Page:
LIMA — Before the performers for Pickle’s Blues Extravaganza take the stage today and Saturday, students at Liberty Arts Magnet had the opportunity to show off their talents at the first Blues Fair Thursday at Allen County Memorial Hall.
Fourth- and fifth-graders performed songs in the auditorium, while eighth-grade students displayed both art and research projects centered on various aspects of the genre.
“We really upped the ante in terms of content,” art instructor Mike Huffman said. “I think Blues in the Schools is still an evolving piece, and we were able to evolve it a bit farther this time.”
Part of this evolution came as a result of other disciplines coming together in this project to offer an interdisciplinary education experience.
“We had social studies and language arts teachers who really put their backs into it and were able to really integrate the content,” Huffman said. “It gave us the piece we were missing before.”
Students used a variety of methods in their presentations, from building art projects to creating films and slideshows to even writing original blues music. This subject had much to offer students when it came to how to study it, according to Huffman.
“It’s a good area of content,” he said. “It’s broad and it’s deep. You can work with the historical context of it, you can work with the language side of it, and obviously there is a visual element as well as the musical side. It’s very open-ended.”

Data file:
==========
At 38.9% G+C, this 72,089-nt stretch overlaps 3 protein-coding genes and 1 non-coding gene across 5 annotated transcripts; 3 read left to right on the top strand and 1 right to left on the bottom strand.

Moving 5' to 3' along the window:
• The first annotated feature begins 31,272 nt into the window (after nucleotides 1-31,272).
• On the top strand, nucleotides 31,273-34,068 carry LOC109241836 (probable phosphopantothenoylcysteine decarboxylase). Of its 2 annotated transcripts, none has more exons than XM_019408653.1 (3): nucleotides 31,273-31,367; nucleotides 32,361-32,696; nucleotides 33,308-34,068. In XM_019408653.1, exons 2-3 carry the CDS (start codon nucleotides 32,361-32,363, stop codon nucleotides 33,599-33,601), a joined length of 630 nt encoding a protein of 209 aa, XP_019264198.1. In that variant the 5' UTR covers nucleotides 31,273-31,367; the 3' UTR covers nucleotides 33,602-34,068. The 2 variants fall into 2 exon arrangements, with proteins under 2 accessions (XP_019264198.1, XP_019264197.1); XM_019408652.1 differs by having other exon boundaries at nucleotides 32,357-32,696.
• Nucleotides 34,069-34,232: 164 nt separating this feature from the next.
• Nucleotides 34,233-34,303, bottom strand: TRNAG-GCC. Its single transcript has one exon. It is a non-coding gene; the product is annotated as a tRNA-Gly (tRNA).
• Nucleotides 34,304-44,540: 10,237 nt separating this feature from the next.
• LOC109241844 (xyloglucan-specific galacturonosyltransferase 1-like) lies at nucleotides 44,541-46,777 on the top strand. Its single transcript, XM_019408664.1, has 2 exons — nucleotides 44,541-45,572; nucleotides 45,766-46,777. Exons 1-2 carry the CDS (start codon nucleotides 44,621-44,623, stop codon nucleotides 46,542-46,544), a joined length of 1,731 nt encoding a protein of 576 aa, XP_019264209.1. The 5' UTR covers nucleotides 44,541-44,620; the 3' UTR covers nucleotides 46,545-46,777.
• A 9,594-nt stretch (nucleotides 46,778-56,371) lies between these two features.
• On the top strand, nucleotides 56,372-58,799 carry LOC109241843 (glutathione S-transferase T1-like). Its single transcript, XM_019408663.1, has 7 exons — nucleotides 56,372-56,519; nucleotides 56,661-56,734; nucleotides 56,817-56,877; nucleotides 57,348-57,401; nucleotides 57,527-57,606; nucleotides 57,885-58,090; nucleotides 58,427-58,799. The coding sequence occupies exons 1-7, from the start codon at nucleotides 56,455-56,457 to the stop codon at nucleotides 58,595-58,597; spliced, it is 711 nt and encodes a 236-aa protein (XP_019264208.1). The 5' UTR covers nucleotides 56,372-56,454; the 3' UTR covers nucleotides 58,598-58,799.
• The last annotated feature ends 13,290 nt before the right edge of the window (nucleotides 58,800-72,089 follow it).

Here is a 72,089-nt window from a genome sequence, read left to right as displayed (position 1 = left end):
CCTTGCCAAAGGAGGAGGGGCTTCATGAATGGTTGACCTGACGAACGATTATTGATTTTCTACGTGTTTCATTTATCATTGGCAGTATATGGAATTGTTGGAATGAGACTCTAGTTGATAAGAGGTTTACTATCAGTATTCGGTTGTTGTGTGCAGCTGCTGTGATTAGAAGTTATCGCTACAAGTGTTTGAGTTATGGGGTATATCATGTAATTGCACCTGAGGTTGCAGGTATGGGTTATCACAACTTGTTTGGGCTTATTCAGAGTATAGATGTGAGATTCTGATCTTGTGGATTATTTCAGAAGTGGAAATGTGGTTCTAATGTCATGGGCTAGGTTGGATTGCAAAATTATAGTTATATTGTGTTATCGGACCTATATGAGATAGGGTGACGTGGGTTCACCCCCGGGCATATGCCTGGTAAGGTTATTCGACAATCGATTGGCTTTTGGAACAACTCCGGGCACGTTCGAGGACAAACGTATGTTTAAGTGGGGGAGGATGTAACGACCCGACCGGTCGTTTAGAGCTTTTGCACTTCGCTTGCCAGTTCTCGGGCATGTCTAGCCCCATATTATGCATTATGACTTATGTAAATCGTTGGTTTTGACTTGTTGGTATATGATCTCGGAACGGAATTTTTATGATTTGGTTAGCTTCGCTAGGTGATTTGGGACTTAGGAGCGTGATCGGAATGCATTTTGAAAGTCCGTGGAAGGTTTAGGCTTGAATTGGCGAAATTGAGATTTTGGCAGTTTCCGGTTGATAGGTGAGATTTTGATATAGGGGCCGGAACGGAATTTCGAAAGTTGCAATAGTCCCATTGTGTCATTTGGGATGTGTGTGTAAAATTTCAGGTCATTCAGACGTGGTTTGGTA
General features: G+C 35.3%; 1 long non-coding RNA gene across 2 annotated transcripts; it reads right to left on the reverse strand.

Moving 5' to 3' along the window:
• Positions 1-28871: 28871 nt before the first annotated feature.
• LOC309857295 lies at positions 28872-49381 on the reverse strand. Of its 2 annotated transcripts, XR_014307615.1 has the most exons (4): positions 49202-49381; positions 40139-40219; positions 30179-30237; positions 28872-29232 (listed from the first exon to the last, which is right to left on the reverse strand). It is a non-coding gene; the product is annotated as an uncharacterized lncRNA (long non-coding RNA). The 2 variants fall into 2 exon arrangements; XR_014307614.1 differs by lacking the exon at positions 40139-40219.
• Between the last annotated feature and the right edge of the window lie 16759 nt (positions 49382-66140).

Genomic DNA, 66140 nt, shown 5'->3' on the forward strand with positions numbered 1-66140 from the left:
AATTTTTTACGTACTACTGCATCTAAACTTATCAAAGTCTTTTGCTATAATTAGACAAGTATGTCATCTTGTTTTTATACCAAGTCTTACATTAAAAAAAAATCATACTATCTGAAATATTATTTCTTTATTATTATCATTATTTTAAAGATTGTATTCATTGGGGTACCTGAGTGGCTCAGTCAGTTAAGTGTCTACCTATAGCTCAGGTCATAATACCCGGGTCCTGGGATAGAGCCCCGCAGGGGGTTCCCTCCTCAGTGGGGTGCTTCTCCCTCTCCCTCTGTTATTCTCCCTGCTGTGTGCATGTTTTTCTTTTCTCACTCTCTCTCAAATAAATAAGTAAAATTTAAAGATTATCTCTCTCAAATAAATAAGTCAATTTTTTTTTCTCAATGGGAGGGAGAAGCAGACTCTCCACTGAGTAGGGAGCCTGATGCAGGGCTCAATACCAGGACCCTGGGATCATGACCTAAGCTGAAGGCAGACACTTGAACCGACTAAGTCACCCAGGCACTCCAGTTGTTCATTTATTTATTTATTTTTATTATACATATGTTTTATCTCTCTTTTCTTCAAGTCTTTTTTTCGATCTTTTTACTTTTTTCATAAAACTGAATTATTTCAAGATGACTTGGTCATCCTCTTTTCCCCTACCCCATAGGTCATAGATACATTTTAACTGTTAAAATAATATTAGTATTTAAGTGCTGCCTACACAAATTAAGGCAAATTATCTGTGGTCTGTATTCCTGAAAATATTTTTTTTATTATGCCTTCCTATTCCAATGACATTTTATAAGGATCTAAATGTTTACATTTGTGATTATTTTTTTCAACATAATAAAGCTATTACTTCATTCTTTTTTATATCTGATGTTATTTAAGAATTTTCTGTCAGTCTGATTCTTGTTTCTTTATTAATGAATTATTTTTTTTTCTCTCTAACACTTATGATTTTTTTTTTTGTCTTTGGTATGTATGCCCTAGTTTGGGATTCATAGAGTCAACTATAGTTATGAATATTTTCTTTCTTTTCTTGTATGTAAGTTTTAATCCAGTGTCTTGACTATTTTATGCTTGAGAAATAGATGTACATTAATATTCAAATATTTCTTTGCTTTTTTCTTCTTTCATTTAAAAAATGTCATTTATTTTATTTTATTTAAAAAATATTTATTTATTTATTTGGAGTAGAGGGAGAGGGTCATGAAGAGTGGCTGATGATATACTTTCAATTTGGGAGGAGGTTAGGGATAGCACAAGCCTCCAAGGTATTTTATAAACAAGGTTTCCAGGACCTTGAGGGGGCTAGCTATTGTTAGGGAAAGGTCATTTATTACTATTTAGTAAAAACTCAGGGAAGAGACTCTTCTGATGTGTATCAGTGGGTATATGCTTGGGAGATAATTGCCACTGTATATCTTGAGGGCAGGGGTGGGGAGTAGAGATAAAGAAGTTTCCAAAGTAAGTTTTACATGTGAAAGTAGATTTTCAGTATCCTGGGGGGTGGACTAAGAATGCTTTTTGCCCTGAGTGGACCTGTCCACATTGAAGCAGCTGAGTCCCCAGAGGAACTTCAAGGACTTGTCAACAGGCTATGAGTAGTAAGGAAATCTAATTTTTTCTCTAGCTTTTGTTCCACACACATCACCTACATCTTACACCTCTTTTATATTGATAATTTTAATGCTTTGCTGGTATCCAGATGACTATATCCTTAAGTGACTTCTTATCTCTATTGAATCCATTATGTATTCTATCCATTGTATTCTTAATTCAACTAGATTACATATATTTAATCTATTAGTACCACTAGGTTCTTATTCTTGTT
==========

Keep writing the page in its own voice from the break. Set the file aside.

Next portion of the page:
For eighth-grade students Kaley Stemen and Xandra Badertscher, participating in the Blues Fair was an eye-opening experience. For Stemen, she had very little familiarity with blues music going in.
“I had heard of blues, and that’s about it,” she said. “But I learned that the blues influenced a lot of the music we listen to today. I know it influenced soul, gospel, jazz and some country music.”
“I really grew up with blues, because my dad always listened to it,” Badertscher said. “But I actually never really knew that there were multiple forms of blues. I never really noticed the difference. So this was really interesting for me.”
Through their research, both students were able to gain a new appreciation for this type of music.
“It’s very emotional music,” Stemen said. “I really love the music of B.B. King and Muddy Waters. They have a really good feel.”
“It feels like I know more about it now, so I can appreciate it more,” Badertscher said.
While pleased with how this first fair went, Huffman emphasized that the organizers want to take the time to fine tune this event before launching into a new blues-related initiative.
“I think we need two or three years refining this point of the evolutionary chain, and then I think we’ll be ready to jump,” he said. “We’re trying to create innovators. We don’t want people coming to us saying, ‘Are we going to do what my brother did three years ago?’ No, it will be their turn to be creative.”